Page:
Lupus Australia, Queensland Inc

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National Self Help & Support Groups Awareness Day

From the left: Kirsty and Malcolm

On the 8th September 2011,

Lupus Australia Qld Inc joined with more than 80 Self Help and Support Groups to promote, distribute lupus information and meet with each other and the general public at Reddacliff Place.

It was a very successful day and Kirsty is one of our happy customers wearing another Henny Hat creation

 

Updates

Study of Umbilical Cord Blood-Derived Stem Cells for Lupus Therapy

Human umbilical cord blood-derived mensenchymal stem cells (uMSCs) have been found to offer benefits for treating lupus nephritis (LN) when transplanted into mouse models of systemic lupus erythematosus (SLE). SLE is an autoimmune disease with “myriad immune system aberrations” characterised by diverse clinical conditions, including LN, a leading cause of morbidity and mortality for patients with SLE. The beneficial results were reported in a study by Taiwanese researchers published in the current issue of Cell Transplantation (20:2).

According to corresponding author Dr. Oscar K. Lee of the National Yang-Ming University School of Medicine, MSCs have been shown to possess immune-modulatory capabilities and can alleviate immune responses by inhibiting inflammation as well as the function of mature and immature immune system T cells. Seeking to explore the therapeutic effects of uMSCs in treating LN, their study systemic immune diseases closely resembling SLE in humans.

We found that uMSC transplantation markedly delayed the deterioration of renal function, reduced certain antibody levels, alleviated changes in renal pathology and the development of proteinuria – the presence of excess protein serum in the urine and a sign of renal damage,” said Dr. Lee.

The positive difference in survival rate for mice treated at two months of age compared with mice treated at six months of age, led the researchers to conclude that early uMSC transplantation may be most efficacious. The researchers also deduced that their findings favored the use of allogenic (other-donated) rather than autologous (self-donated) MSCs for SLE treatment, which would make sense with an autoimmune disorder.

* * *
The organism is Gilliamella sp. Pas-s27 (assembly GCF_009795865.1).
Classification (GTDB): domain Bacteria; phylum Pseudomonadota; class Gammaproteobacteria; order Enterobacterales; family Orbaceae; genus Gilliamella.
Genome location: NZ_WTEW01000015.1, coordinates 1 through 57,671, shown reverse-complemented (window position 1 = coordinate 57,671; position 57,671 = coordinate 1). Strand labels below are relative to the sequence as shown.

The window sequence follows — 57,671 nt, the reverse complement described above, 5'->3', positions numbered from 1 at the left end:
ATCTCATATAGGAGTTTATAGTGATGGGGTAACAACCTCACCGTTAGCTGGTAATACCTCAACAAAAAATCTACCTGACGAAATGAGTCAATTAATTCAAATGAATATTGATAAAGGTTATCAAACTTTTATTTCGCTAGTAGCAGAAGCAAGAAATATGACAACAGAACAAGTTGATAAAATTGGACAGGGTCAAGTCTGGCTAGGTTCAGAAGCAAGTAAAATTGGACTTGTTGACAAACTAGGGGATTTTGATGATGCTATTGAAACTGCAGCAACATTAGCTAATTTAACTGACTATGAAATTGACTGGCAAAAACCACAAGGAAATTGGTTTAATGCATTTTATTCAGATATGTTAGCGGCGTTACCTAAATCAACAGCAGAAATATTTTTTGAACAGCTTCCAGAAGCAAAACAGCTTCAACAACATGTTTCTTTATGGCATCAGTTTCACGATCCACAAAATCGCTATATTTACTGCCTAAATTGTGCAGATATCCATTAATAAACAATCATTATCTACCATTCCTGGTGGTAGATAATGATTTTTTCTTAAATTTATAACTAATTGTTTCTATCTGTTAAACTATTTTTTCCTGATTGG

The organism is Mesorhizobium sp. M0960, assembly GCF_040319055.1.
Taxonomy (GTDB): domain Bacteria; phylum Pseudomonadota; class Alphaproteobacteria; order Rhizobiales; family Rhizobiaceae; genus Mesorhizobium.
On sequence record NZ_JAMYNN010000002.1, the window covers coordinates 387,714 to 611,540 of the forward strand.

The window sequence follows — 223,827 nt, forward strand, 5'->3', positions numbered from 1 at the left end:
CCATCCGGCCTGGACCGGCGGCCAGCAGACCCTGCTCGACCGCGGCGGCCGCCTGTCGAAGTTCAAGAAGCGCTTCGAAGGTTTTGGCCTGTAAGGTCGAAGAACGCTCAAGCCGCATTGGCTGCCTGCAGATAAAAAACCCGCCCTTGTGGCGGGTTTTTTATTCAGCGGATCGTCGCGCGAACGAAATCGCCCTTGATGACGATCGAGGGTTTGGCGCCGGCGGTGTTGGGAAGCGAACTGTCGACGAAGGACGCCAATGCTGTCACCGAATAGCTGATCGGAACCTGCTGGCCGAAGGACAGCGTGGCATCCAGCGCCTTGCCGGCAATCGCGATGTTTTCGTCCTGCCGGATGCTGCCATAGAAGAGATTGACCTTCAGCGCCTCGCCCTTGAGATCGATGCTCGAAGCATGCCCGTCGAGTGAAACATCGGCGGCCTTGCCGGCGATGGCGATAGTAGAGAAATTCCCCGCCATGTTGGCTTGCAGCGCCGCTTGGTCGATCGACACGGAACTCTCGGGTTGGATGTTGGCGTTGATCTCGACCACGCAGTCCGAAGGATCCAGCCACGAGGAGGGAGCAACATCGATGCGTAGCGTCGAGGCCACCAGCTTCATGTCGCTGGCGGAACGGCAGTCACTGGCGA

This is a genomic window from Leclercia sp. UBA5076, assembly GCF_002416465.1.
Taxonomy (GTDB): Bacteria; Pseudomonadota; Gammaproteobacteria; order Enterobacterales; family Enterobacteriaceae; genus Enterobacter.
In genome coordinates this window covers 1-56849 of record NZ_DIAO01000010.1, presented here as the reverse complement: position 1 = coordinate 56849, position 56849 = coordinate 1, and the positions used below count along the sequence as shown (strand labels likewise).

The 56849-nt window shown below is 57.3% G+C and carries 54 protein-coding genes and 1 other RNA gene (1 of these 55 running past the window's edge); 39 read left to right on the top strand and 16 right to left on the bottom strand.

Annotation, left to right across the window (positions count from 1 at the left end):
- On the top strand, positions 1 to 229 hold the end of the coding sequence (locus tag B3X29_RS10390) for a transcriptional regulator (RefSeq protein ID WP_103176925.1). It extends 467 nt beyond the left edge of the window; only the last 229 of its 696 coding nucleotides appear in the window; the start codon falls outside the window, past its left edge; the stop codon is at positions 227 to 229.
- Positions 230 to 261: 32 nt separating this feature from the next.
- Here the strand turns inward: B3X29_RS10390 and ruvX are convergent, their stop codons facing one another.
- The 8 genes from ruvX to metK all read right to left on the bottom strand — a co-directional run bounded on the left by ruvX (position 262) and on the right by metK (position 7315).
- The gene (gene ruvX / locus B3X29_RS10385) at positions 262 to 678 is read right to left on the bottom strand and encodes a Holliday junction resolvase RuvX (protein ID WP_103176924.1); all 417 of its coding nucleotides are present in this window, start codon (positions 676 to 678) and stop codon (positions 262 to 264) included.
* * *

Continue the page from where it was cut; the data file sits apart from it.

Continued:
The therapeutic effects demonstrated in this pre-clinical study support further exploration of the possibility of using uMSCs from mismatched donors in LN treatment,” concluded Dr. Lee.

The ability of uMSCs to reduce inflammation means that they are likely to be of use in the treatment of autoimmune disorders and this study supports that reasoning and, in this case, also advocates the use of non-self cells,” said Dr. David Eve, associate editor of Cell Transplantation and an instructor at the University of South Florida Centre of Excellence for Aging and Brain Repair.

Retrieved April 13, 2011 from http://www.medicalnewstoday.com

 

Lupus Booklet


A nineteen page booklet filled with stories and poems written by people who have lupus

Including a foreword written by Dr Carola G Vinuesa and Dr Matthew Cook, research scientists who are looking at the causes of lupus.

Contact us if you are interested in purchasing this interesting little book


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